At the end of the pandemic which wasn't the end, the words hovered above the vellum, lambent and clear. And the deep said of wisdom: it is not here. Job seemed to me a joke whose punchline was "God." In this, it was also like life. It was my dead mother's bible that I was reading, and what I read was so strange that despite having read the bible through several times, I did not believe that what I was reading was the same book. The book I read now had something to do with mining, with heavy rocks and an earth dusted with gold. I checked the cover, which said "Bible," and the heading, which continued to say "Job."
Job, I thought, was a book of anti-epiphany, an undoing of the theory that everyone leaves events wiser. In order to teach writing I should take my students to the top of a mountain and then roll a boulder down it. That, I would point downhill, is the course of every plot, whether the writer knows it or not. Job didn't leave wiser, he left smaller and quieter.
Job is also about who has a GPS for the cosmos, and how it isn't us. We as a species almost never know where it's at, or even what it is. Science is another sedimentary myth on top of the other layers of sediment, which didn't mean that as a set of disciplines it lacked useful knowledge, only that whatever wisdom it suggested was marginal and drifting. Science is real, proclaimed a multitude of yard signs, ignoring that science is also fake. I have not seen a yard sign against reification.
Of my complaints about the present, one is its limited palette of miracles. Or more likely, the miracles are many and often and everywhere but as we are trained in seeing patterns, we lack adequate perception to catch the one-off, except perhaps in the periphery of our vision, after a long day and too tired to discipline ourselves. If angels show up at all, it is fleetingly and in the corners of our eyes.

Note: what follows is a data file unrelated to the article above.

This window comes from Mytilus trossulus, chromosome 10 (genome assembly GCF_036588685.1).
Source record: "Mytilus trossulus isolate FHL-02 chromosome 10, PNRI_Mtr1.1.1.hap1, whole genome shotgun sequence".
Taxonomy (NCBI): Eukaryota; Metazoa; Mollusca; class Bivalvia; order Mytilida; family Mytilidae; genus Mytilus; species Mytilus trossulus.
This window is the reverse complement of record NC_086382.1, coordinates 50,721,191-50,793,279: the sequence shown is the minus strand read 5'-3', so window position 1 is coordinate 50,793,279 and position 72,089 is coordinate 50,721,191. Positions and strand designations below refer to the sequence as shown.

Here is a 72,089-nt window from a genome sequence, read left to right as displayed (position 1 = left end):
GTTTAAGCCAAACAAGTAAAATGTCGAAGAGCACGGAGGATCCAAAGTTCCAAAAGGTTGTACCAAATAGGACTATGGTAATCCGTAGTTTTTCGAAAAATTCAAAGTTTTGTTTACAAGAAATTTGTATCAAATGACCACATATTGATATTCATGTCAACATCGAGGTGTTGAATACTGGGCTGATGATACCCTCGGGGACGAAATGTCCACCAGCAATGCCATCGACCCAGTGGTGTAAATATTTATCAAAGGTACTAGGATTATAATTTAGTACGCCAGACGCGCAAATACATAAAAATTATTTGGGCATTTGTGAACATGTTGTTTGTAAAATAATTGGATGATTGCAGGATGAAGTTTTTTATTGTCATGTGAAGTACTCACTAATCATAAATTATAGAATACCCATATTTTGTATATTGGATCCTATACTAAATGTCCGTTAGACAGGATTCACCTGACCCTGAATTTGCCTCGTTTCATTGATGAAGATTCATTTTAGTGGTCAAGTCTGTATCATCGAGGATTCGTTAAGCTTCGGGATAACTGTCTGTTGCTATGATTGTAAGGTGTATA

I have a different discipline: I draw angels with my eyes closed. De Kooning drew with his eyes closed. Allan Kaprow called what Jackson Pollock did "ecstatic blindness." But blindness is the wrong word, as this seeing does not entirely belong to normative sight. The inner eye so often has an unmatched power of synthesis, motion, generated light -- it composes, in part, by analogy, so it is able to see cumulatively and generatively from what we have only experienced in the sideways. Helen Keller wrote about this, "I understand how scarlet can differ from crimson because I know that the smell of an orange is not the smell of a grape-fruit," and "My hand has its share in this multiple knowledge, but it must never be forgotten that with the fingers I see only a very small portion of a surface... my imagination is not tethered to certain points, locations, and distances. It puts all the parts together simultaneously as if it saw or knew instead of feeling them."
I do not think the inner vision is any less material than the outer, but it might be deceptively cohesive, which can make the outer world, by comparison, appear bereft and fractured. This might be why, so often, the world looks wrong. I've had a difficult time believing I could share my writing, interested in wanting nothing and in the walled complexities of gardens and libraries, feeling exhausted, semi-sick, and lost. I did not know how the lost could write, or what we could say, or if we should say anything, until walking down the stairs from the attic, I had a revelation: how the lost can write is for the lost. And so we who draw angels with our eyes closed should not be bereft of our own literature, even as making it is a fragile activity, having only an embarrassed relation to capitalism's dire opinionating from platforms of carbon-economies and blood. The boulder rolled down hill is also it: all epic negationists, each Homer of nought, to write into an anti-history gold dust and undoing, litanies and laments, cantos of unwilling and unwant.